The Central Board of Direct Taxes (CBDT) has asked income-tax authorities to disallow the forex derivative loss claimed by companies on the basis of ‘marked to market’ valuation. Simply put, forex derivative loss, recognised on MTM basis, would be added back for the purpose of computing the taxable income of the company concerned (assessee).
This is the first time that CBDT, the apex body for income tax policy and administration, has spelt out its view on the tax treatment of forex derivative loss, say tax experts.
MTM is a methodology of assigning value to a position held in a financial instrument based on its market price on the closing day of the accounting or reporting period. MTM loss is basically a notional loss.
“In cases where no sale or settlement has actually taken place and the loss on MTM basis has resulted in reduction of book profits, such a notional loss would be contingent in nature and cannot be allowed to be set off against the taxable income. The same should be added back for the purpose of computing the taxable income of an assessee,” the CBDT said in an instruction sent out to its officers on Tuesday.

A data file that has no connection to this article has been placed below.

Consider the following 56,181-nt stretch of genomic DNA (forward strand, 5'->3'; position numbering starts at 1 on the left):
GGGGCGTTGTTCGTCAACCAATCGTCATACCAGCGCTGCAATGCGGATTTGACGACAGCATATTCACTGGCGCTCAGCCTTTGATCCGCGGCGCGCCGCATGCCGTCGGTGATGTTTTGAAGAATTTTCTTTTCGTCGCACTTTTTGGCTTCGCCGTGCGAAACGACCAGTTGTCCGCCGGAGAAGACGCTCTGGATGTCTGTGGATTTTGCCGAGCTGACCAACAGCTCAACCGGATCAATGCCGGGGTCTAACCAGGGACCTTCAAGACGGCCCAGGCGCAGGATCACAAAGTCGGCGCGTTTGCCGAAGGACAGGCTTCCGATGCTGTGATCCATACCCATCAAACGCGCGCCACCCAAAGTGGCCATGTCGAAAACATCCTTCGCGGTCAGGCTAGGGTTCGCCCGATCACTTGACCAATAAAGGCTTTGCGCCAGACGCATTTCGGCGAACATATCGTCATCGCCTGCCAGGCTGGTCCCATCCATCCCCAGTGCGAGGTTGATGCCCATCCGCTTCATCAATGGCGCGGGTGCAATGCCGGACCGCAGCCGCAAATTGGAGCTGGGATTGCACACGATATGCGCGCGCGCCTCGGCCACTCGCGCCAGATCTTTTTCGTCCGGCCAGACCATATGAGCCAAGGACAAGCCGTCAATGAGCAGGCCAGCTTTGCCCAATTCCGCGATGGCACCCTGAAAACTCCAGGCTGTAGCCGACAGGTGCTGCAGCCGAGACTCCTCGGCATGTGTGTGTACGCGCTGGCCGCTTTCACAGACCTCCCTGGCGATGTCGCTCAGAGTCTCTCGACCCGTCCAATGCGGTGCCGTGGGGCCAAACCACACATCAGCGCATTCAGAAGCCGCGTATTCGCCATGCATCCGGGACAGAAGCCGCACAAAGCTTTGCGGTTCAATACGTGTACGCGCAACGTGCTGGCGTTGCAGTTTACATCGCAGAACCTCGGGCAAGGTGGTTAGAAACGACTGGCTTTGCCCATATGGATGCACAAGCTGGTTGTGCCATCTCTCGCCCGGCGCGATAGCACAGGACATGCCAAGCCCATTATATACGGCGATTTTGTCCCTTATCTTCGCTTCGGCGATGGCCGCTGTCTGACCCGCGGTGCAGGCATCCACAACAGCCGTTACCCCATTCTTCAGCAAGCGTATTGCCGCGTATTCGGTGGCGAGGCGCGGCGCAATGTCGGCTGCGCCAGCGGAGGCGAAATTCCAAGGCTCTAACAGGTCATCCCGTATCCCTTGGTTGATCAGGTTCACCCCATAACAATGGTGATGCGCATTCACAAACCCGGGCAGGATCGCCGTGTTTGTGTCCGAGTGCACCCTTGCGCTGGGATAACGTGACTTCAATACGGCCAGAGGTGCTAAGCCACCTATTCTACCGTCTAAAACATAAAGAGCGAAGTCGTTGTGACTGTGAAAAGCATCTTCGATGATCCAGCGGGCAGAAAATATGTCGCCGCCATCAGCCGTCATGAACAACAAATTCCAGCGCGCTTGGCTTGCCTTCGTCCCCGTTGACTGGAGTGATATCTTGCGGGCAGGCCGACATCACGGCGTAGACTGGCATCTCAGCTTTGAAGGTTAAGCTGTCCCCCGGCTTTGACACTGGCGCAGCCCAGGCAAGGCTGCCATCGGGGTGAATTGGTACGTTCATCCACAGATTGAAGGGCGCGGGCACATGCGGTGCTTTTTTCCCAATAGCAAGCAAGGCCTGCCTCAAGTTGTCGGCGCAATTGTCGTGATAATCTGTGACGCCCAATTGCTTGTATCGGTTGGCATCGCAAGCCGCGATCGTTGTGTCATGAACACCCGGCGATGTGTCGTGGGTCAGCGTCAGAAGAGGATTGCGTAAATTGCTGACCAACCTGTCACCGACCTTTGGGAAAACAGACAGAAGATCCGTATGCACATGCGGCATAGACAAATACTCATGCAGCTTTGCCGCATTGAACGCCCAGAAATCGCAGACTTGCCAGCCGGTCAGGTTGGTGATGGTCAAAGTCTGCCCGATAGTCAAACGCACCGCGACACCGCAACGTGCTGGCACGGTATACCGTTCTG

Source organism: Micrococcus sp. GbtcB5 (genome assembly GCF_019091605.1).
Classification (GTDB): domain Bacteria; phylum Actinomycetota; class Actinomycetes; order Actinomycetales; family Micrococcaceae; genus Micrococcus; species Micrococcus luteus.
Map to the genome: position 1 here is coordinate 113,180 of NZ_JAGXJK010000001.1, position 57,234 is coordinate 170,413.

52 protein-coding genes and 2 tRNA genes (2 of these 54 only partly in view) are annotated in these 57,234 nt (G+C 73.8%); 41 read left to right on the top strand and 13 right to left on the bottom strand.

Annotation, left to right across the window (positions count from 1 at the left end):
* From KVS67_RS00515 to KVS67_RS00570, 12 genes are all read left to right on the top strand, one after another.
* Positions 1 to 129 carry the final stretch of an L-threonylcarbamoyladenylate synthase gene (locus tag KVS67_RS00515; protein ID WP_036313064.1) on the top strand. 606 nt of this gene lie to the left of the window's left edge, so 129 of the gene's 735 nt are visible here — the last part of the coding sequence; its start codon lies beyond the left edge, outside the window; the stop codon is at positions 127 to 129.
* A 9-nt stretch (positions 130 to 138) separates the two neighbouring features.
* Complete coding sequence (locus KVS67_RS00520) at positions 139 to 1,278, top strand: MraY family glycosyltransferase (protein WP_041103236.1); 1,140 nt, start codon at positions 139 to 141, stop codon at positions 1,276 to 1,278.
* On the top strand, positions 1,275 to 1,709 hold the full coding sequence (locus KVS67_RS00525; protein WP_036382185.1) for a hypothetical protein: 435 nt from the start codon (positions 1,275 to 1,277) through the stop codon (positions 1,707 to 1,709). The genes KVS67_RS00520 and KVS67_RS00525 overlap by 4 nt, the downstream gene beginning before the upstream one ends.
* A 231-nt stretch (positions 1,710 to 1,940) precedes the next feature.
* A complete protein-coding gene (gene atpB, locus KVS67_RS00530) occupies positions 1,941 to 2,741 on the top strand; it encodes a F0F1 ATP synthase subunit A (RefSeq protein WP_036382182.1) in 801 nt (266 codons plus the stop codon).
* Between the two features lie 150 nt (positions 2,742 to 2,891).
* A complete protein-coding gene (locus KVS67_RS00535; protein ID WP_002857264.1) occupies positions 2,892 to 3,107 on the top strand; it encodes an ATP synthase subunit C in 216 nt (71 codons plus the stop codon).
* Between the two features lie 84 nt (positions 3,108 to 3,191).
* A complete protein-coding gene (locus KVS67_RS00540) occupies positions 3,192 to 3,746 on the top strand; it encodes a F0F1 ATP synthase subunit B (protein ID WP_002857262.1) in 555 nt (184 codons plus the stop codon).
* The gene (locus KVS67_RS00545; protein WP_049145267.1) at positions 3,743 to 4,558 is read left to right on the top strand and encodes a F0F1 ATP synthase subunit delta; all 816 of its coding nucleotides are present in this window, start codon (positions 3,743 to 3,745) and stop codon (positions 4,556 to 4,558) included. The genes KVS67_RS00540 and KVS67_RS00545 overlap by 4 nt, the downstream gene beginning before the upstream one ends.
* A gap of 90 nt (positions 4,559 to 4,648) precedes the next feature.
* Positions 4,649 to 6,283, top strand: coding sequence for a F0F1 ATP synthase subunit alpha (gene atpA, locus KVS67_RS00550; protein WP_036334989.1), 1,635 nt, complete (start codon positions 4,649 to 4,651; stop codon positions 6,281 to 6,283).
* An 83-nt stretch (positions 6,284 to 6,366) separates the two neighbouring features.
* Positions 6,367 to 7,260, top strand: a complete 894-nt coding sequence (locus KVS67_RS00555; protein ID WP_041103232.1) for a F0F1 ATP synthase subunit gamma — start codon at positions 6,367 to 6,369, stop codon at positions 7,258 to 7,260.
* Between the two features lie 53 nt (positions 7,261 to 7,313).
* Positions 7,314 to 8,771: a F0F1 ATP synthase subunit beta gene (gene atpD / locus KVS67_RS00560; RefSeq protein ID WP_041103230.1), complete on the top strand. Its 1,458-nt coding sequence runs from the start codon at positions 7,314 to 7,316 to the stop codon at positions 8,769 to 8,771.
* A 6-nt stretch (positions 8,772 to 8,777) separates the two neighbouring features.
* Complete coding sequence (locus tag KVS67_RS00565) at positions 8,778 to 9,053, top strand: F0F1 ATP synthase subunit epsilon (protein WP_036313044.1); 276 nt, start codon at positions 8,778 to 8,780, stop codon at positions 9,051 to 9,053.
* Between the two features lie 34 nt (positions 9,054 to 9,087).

The CBDT has also asked the tax authorities to treat loss on forex derivatives arising on actual settlement/conclusion of contract as business loss. They can do this only where the contracts fall within the scope of exclusion provided for eligible derivative transactions in the definition of ‘speculative transaction’ under the income tax law.
This would mean that the actual loss may be disallowed as being speculative, where it does not qualify as an eligible derivative transaction, according to Mr Prashant Khatore, Partner, Tax and Regulatory Services, Ernst & Young. A speculative loss can be set off against speculative profits only. Mr Khatore also said that the CBDT instruction will result in significant litigation.
All derivative transactions put through a recognised stock exchange are excluded from the scope of speculative transactions.
Forex derivative transactions entered into by the corporate sector had witnessed a substantial growth in recent years. Most of these forex derivatives transactions were directly with the banks and not through recognised stock exchanges, disqualifying them from being characterised as eligible derivative transactions.
The extreme volatility seen in the foreign exchange market in 2008-09 had resulted in substantial loss to taxpayers on account of forex derivatives. A large number of taxpayers had reported such loss on MTM basis in terms of their compliance with the accounting requirements of the CA institute.
Please view the Instruction of CBDT at the link given below:-